Letter from Greenwood Leflore – February 18, 1834

WASHINGTON CITY, February 18, 1834.

SIR: The undersigned respectfully represents, that in many instances complaints have been made of the course pursued by the present locating agent of the Choctaws, granted to them by the treaty of Dancing Rabbit creek, and particularly with regard to the 14th article, the 19th article, and the supplement treaty. He therefore prays that William Armstrong, whom he hereby recommends as a suitable person, may be appointed an agent to examine an adjust those -claims, consisting of the claims of Capt. Red Dog, or Offehoma, and Capt. James Shields, these claims having been sold by the government: the claim of Capt. Shields was located by the locating agent; afterwards the location was set aside by said agent and the land sold, which it is believed was done in violation of the provisions of the treaty.

The case of Capt. Red Dog, or Offehoma, was never located, though fully embraced by the treaty. It is believed that injustice has been done in the case of David Coconona, who was entitled to one section of land under the 19th article of the treaty, to be governed by sectional lines, and half of which has been awarded to another person. The case of Consha is also a claim requiring examination, being secured to her under the 19th article; but of which she has been deprived by the act of the locating agent, by giving preference to a claimant under the 14th article of the treaty.

The claim of George W. Harkins, embraced in the supplemental treaty, is also one to which I would call the attention of the proper department, out of which has arisen a difficulty as to the construction which ought to be given to the phraseology in regard to residence and cultivation. The case of Capt. Minta is one precisely situated as that of Capt. Sheilds, before referred to. These claims it is sought to ha re-examined and adjusted according to the true spirit and meaning of the treaty, and with particular instructions as to these cases, which have arisen under the several parts of the treaty above enumerated. I would respectfully suggest, if it be compatible with your sense of propriety, that the examining agent be clothed with power to decide upon any and all other controversies growing out of the action of the locating agent.
I have the honor to be, your obedient servant,


The claims in the foregoing communication came under my personal knowledge, and the facts in relation to them are known to me. G. L.
To the Hon. LEWIS CASS, Secretary of War.

WASHINGTON CITY, February 19, 1834.

SIR: I have to acknowledge the receipt of your letter of the 18th instant, inquiring what knowledge, if any, Mr. Laud or myself has of the validity of the claim of John T, Harlan for reservation of land for himself and family, as members of the Choctaw tribe of Indians; and, in reply, I have to state for the information of your department, that at the date of the treaty of 1830e John T. Harlan was not a resident of the Choctaw country, having previously been ordered out of the nation by the United States agent, Col. William Ward, for the crime of murder; nor was he or his family ever recognized as members of the Choctaw nation.. He is a white man, and his wife a Cherokee from which nation he ran away for a crime similar to that committed on the Choctaw country.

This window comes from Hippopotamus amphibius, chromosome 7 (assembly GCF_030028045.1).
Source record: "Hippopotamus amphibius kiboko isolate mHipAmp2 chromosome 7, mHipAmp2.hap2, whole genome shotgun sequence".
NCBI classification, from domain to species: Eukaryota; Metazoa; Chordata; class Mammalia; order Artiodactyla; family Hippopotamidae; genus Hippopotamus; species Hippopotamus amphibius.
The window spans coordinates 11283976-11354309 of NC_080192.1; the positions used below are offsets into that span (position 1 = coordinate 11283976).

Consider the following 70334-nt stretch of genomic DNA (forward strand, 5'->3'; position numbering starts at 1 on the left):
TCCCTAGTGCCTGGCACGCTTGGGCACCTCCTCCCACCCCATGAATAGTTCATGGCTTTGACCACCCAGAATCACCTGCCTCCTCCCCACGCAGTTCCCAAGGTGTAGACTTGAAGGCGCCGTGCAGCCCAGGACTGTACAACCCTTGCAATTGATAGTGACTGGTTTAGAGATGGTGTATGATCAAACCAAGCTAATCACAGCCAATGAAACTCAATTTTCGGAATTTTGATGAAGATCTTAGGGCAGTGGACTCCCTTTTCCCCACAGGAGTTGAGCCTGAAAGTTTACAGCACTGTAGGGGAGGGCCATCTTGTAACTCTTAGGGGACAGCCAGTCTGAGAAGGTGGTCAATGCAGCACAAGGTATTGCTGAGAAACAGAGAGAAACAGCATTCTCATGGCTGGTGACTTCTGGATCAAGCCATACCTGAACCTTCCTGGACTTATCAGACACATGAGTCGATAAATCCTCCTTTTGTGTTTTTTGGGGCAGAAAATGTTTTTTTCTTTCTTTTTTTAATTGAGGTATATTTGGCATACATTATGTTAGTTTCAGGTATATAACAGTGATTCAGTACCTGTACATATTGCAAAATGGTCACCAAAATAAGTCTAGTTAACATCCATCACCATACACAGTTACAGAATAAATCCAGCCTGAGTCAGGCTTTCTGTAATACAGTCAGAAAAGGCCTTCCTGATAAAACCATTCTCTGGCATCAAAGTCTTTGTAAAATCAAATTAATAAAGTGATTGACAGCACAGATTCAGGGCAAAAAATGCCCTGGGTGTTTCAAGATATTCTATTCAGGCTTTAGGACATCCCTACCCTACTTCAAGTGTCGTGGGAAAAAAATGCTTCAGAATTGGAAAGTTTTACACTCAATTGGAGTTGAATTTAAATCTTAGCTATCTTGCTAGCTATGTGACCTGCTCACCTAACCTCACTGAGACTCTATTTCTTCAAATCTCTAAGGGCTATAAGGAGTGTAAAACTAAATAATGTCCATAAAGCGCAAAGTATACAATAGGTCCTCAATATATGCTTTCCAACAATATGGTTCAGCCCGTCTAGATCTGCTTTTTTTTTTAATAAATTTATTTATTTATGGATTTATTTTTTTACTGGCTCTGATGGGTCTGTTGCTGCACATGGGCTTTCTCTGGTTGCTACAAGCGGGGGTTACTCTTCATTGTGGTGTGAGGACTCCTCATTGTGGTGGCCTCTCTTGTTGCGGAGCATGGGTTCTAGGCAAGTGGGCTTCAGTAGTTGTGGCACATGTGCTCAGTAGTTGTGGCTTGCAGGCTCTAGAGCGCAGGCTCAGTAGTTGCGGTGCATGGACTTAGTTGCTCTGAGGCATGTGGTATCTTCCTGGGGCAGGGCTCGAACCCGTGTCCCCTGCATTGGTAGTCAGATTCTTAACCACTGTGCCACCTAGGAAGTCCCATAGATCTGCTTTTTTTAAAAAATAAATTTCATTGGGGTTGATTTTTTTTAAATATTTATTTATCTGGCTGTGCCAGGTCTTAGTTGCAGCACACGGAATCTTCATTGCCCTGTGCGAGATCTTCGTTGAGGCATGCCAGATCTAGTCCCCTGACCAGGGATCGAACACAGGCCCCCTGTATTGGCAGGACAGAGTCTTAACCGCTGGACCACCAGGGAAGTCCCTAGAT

I have therefore no hesitation in saying that his claim is altogether unjust, fraudulent, and unworthy of your consideration.
I am, respectfully, your obedient servant,


To ELBERT HERING, Esq. Indian Bureau

WASHINGTON CITY, February 19, 1834

SIR: I have to state, in reply to your enquiries addressed to Colonel Leflore and myself, respecting the validity of John T. Harlan’s claim for reservations of land for himself. and family, as members of the Choctaw tribe of Indians, that I have known said Harlan since 1829; and during the year 1830 he resided within half a mile of my plantation in Yazoo county, Mississippi, which, at that time, was not within the limits of the Choctaw country. He moved into the Choctaw nation in the spring of 1831, and settled on the place that he now claims as his residence and improvement. These facts I give you from my own personal knowledge, and am,
Very respectfully, your obedient servant,


To ELBERT HERRING, Esq., Indian Bureau, War Department.

WASHINGTON CITY, February 22, 1834.

SIR : I have read Colonel Leflore’s letter to you of the 18th instant, praying for the appointment of a competent person to re-examine the claims of Capt. Red Dog, or Offehoma, Capt, James Shields, David Coconona, Conch George W. Harkins, and Capt. Minta, to reservations of land under the treaty of Dancing Rabbit Creek of 1830. The facts set forth in Col Leflore’s letter respecting Capt. James. Shields, David Coconona, Consha, and George W. Harkins, came, under my own knowledge, and I know them to be true and beleve those set forth in relation to Capt. Red Dog, or Offehoma, and Capt. Minta, are also true although they did not come so directly under my knowledge as the others.
I am, respectfully, your obedient servant,

To the Honorable LEWIS CASS, Secretary of War


Armstrong Roll of Choctaw, Records of the Bureau of Indian Affairs. 1831. Document 512, Correspondence on the Subject of the Emigration of Indians between the 30th November, 1831 and 27th December, 1833 With Abstracts of Expenditures by Disbursing Agents, in the Removal and Subsistence of Indians. Furnished in answer to a resolution of the Senate of 27th December, 1833, by the Commissary General of Subsistence., Vol. III, printed in Washington by Duff Green, 1835.

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